Apollon of Ge

Pausanias speaks, I believe in Messenia, of an altar to Apollon of Ge (the earth). At first I had assumed that this perhaps referred in similar nature to Apollon as at his temple Daphne in which a statue depicting Apollon demonstrates him libating to Ge, presumably for the resurrection of Daphne as the laurel tree. However it never seemed to fit quite right because logically if it was speaking in relationship to Daphne (and as I said before the Peloponnese also recognized Daphne, though had her as the daughter of their river Ladon) that it would be referring to her instead of a more ambiguous title as being of the earth. As I have also noted before, as per Diodoros Siculus, we understand, via his example through Egyptianized statement of the mysteries, that Apollon and Artemis are conceived mystically as being the children of Demeter, who for all intents and purposes is directly associated with the earth, and I continued this idea with Apollon as the torch-bearing youth/shepherd. So I thought to speak a bit of Apollon of Ge, or more aptly the fire of the earth.

To understand the following, I must share my concept of the Apollon in relationship to the sun. Whereas I understand Helios as the physical sun in our solar system, I understand Apollon as ruling that substance of which Helios is comprised. Apollon is light, but he is also fire. I hadn’t put a great deal of thought into this before because I was so focused on the light, and yet when I was reading a Hindu text the translator in their commentary spoke of how light is inseparable from fire. I myself agree. Light (and heat) are visible byproducts of the presence of fire. And have I not before experienced a small portion of his intense flames. That some connect the origins of his name to a title for Agni, the Vedic fire god (who became Rudra/Shiva), reinforces the fire associations, as does poetic references to Apollon’s arrows being fiery serpents. The very nature of fire is as that of Apollon, it is largely destructive, even as he is the destroyer, when it comes into contact with that which it may consume, but in moderation it is life-giving. This speaks of Apollon’s nature as a nurturing god and bringer of the golden harvest, as well as his fundamental role as destroyer.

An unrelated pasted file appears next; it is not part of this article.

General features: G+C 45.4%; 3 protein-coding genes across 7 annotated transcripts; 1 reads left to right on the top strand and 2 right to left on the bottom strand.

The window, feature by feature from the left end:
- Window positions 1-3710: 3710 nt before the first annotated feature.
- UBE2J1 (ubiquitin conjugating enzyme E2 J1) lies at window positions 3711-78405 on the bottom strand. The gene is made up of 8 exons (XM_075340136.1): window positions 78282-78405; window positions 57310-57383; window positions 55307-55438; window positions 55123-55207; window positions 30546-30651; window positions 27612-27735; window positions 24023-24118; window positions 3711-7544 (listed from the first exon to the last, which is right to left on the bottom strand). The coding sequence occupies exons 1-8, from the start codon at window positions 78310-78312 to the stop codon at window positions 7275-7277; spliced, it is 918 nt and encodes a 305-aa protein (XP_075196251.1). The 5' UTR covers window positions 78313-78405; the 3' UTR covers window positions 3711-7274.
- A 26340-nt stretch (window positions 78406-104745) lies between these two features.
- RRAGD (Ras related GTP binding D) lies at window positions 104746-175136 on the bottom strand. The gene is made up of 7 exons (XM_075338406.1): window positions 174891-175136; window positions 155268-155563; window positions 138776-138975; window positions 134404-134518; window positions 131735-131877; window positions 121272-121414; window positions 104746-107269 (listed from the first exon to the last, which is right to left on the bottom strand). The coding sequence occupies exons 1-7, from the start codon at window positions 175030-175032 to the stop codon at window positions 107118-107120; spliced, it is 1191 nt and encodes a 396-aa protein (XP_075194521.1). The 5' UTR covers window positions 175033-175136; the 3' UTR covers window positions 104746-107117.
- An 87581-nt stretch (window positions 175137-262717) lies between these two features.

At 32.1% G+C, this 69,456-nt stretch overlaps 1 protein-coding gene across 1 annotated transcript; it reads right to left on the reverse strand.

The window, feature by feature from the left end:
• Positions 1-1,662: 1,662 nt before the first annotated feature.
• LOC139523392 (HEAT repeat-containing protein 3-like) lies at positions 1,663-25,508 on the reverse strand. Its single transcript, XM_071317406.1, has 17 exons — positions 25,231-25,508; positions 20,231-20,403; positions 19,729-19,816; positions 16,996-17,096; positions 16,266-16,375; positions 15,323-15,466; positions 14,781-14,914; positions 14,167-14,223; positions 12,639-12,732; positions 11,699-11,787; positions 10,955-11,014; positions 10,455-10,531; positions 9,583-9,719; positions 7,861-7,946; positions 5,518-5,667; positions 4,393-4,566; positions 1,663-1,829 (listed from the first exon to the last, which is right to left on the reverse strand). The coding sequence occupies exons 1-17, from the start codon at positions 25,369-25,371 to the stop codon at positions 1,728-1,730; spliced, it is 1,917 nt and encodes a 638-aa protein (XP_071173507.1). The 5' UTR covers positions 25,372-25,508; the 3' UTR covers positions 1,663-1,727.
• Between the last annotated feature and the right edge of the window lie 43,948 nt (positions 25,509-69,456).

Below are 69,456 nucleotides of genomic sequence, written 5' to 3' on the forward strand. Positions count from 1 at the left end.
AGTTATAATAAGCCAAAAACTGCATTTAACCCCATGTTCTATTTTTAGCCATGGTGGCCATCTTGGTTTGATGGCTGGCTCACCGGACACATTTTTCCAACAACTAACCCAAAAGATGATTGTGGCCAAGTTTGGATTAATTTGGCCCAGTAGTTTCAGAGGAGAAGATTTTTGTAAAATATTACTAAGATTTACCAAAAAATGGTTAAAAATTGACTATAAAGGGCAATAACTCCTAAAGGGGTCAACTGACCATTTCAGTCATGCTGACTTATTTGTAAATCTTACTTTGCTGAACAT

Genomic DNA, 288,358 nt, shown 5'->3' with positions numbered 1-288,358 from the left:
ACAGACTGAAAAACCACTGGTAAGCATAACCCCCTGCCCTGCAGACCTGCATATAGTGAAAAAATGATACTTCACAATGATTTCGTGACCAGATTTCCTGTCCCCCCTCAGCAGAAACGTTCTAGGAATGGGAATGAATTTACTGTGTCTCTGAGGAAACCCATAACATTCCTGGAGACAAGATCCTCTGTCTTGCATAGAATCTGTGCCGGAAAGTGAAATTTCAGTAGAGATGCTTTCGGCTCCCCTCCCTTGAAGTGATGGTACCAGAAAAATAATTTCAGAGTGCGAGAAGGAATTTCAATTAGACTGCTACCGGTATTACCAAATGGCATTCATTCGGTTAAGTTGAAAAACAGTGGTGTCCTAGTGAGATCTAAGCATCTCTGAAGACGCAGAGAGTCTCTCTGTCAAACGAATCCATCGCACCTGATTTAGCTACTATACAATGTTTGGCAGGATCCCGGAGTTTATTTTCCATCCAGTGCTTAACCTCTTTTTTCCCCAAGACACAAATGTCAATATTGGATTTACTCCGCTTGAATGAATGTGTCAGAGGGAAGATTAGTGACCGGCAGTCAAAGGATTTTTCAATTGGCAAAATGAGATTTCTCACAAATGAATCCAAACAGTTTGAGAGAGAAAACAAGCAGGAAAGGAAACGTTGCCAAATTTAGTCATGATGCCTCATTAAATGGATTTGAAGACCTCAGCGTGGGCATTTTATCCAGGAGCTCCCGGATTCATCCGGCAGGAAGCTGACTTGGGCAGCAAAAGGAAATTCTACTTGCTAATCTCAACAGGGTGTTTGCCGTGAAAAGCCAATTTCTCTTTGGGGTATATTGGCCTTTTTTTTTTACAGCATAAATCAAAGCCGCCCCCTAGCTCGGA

As a fiery god that directly impacts his relationship with other gods, most particularly Hestia who is not fire herself, but possesses fire. In her Orphic hymn she is the venerable guardian of the unwearied flame, and as her name means both home and hearth hers is that which contains the vital flame. She is at once the hearth, the household which contains the hearth, and Olympos which contains the hearth of the gods. That in a brief Homeric Hymn (Homeric Hymn number 24) to her she is called upon as the goddess who attends to the house of lord Apollon with oil dripping from her locks. She is the sustainer and nurse of the fire with the locks of her hair dripping with oil. Thus it is understandable how vigilant attendance of the fire for her at eternal burning altars, and even within the oikos, was of tremendous importance as it bespeaks of her very nature to vigilantly tend to the flames that they never extinguish and leave mankind in cold and darkness. For this reason I think that she is perceived at the center of all things because she is seated at the fire that dwells within the center of all things, and Apollon resides at the center as gives mythic reasoning for his decent from Koios (the axis of the heavens), his relationship with Helios, and his dominion at Delphi at the navel of the world. She attends to the fires of all altars, where she is honored first and last as suitable for a goddess who attends the flames of sacrifice. Meanwhile Apollon, as the god of the very substance of the devouring flames, he is the protector of the inviolable nature of the oikos (in which we know him as the god before the gates and doors), and protector of the altar. Thus the nature of Apollon and Hestia are by necessity bound, and the great hearth of his temple at Delphi was of great renown. Naturally they have a mythical connection too in which Apollon, before Hestia became the tender of the hearth-fire, pursued the goddess in courtship, as did Poseidon, who himself shares a very interesting relationship in activity with Apollon which I will speak of more shortly. That she is escapes being permanently bound in marriage to either god is interesting, but even more so that despite her desire to not be married to Apollon, that she shares a permanent relationship with him and his cult, and that of his twin for which there are some illustrations of Artemis in her Ephesian appearance that decorated the surface of oil lamps. In the latter case we have it more pronounced from southern Italy in which lamps were used and left as votary offerings for Diana. Coincidentally it is perhaps an interesting footnote that the eternal altars that were left burning in certain temples and in the cities were lit by the light of the sun, making something of an interesting relationship and how the earthly and heavenly fire was perceived in gradient scale and how they were linked into one idea. For the heavenly fire was perhaps the more pure way to get the earthly fire rather than by means of delivering it from the strike of flint on steel…it is born purely as its nature is rather than from substances that are not of fire.